Unanswered: increase aggregations (design storage) programmatically (was "Please help thanks")
Fact table gets update every day with thousands of records, I been increase the aggregations manually. Is there a way I can increase aggregations (design storage) programmatically . My cub gets process ones in day with VB program. I want to increase aggregations before processing cub through VB.
No. Aggregations are dimension related, so as long as your not creating new dimensions then you don't have to worry about increasing aggregations. However, if processing time is not an issue, I'd do a full process.
I am confused according to your statement
When I create cub with single records fact table the aggregations are zero.
When I create cub with thousands of records in fact table the aggregations are 850 or more.
The theoretical maximum number of possible aggregations in a cube is the product of the number of levels in each cube dimension. As you add levels and dimensions to a cube, the number of possible aggregations increases exponentially. The higher the number of dimensions and levels in a cube, the greater its complexity. In the example in Figure 2, the Time dimension has four levels, the Customers dimension has five levels, and the Products dimension has five levels. This yields a theoretical maximum number of aggregations of 100 (5 customer levels x 5 product levels x 4 time levels). However, this number increases exponentially as you add dimensions or levels. For example, if you add the Day level to the Time dimension, the theoretical maximum number of aggregations increases to 125 (5 x 5 x 5). Now, suppose you add two more dimensions to this cube, each with three levels. The theoretical maximum number of aggregations increases to 1125 (5 x 5 x 5 x 3 x 3). A cube with nine dimensions containing five levels each yields theoretical maximum number of aggregations of 1,953,125. A cube of this complexity is considered a cube of medium complexity. A cube of high complexity might have 20 dimensions with five levels each and yield a theoretical maximum number of aggregations of approximately 95 trillion. As you can see, you can directly affect the theoretical maximum number of aggregations in a cube by changing the number of dimensions or the number of levels. Having multiple dimensions with deep hierarchies improves the ability of users to perform analysis, but having too many of either can lead to resource problems during querying and processing.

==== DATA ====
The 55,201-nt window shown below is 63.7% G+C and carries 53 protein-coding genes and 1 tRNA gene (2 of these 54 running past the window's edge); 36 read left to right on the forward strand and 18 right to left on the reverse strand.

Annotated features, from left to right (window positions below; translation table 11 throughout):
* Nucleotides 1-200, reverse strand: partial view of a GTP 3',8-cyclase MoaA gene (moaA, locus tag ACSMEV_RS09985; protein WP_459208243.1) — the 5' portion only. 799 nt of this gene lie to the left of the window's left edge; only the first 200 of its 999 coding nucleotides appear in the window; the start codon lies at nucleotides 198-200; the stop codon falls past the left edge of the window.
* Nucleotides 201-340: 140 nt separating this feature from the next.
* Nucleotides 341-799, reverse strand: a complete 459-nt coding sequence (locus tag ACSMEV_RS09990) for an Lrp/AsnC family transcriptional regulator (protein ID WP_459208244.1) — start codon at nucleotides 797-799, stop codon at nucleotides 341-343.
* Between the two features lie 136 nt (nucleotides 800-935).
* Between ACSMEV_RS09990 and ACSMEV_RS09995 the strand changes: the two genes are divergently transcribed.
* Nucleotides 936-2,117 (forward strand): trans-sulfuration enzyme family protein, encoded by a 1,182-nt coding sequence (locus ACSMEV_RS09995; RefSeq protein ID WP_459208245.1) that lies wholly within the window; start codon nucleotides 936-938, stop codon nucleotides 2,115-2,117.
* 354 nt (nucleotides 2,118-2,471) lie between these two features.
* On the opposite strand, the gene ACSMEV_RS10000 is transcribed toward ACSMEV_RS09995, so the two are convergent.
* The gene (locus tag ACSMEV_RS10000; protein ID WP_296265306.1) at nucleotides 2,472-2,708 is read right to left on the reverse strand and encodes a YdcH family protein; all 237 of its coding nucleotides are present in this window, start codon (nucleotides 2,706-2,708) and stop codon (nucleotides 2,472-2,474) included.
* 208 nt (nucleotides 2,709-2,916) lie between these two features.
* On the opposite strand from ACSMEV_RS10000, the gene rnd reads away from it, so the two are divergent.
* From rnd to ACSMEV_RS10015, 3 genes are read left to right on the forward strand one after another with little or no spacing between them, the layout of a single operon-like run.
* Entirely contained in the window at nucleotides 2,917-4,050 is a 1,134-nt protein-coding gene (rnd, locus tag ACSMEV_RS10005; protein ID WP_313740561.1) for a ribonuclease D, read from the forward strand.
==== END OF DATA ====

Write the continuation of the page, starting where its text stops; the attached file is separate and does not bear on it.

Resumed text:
What I did is, my fact table was MT (no records) I added one dummy record and created cub out of it, basically dimensions contains single level. I have 40 dimensions and 35 measures. I created a script out of it and sending the script to user to create the cub in their analysis server. In the script I had prompt for user’s data source name. User’s fact table contains millions of records. When user processes the cub with millions of records the dimensions will have multiple levels. So user has to recreate the aggregations?
Sorry, I know you are trying to clarify my doubts but I am still confused.
I think I remember now. You're sharing an identical cube structure with someone, but you're each pointing to different data sources, correct?
If that is the case, the user would have to re-process. Especially since the dimensions will have multiple levels once your script has run against their data. With the numbers you've provided, I wouldn't do a full process. However, again, aggregations are based on dimensions, so you don't need to programatically increase the number of aggregations as new records are added to the fact. Even if new dimension levels are being created, I wouldn't increase the number of aggregations. Just select a particular "performance gain level" and let AS do the rest (i.e. 30%). Having said that, you should probably look into usage based optimization. I have a similar sized cube as you've described and I know that there are a lot of wasted aggregations in the cube (fully processed). It only gets updated once a month, so it's not a big deal to do a full process. Remember, as your cube gets more complex, it's unlikely that your users are making the most of that complexity. That's why usage base optimization makes sense. I haven't done usage based optimization "programatically", so I'm no help there.